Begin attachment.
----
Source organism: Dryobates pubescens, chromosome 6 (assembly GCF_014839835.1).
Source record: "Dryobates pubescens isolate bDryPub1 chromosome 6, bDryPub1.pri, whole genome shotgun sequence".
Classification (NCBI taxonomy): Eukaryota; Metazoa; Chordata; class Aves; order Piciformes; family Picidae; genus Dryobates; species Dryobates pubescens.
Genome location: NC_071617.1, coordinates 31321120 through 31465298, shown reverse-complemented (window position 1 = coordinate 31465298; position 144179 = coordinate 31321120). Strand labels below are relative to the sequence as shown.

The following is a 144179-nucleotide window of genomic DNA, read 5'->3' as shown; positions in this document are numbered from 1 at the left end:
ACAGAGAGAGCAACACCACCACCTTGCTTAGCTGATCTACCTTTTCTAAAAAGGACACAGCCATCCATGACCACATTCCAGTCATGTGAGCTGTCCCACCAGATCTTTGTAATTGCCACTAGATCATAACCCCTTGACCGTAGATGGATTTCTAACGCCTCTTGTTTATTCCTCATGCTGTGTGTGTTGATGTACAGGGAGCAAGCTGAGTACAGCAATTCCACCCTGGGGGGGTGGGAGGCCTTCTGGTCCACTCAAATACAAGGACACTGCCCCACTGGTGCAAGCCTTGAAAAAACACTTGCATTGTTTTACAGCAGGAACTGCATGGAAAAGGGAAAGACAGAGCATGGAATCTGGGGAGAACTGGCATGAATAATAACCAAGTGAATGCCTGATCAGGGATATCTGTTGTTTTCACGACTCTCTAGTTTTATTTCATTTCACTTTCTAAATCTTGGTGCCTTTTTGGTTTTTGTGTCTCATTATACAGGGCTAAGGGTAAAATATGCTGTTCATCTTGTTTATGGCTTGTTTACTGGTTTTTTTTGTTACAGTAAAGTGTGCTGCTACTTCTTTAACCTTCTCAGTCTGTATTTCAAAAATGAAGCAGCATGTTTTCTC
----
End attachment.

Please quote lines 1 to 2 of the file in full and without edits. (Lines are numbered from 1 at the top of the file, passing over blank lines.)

Source organism: Dryobates pubescens, chromosome 6 (assembly GCF_014839835.1).
Source record: "Dryobates pubescens isolate bDryPub1 chromosome 6, bDryPub1.pri, whole genome shotgun sequence".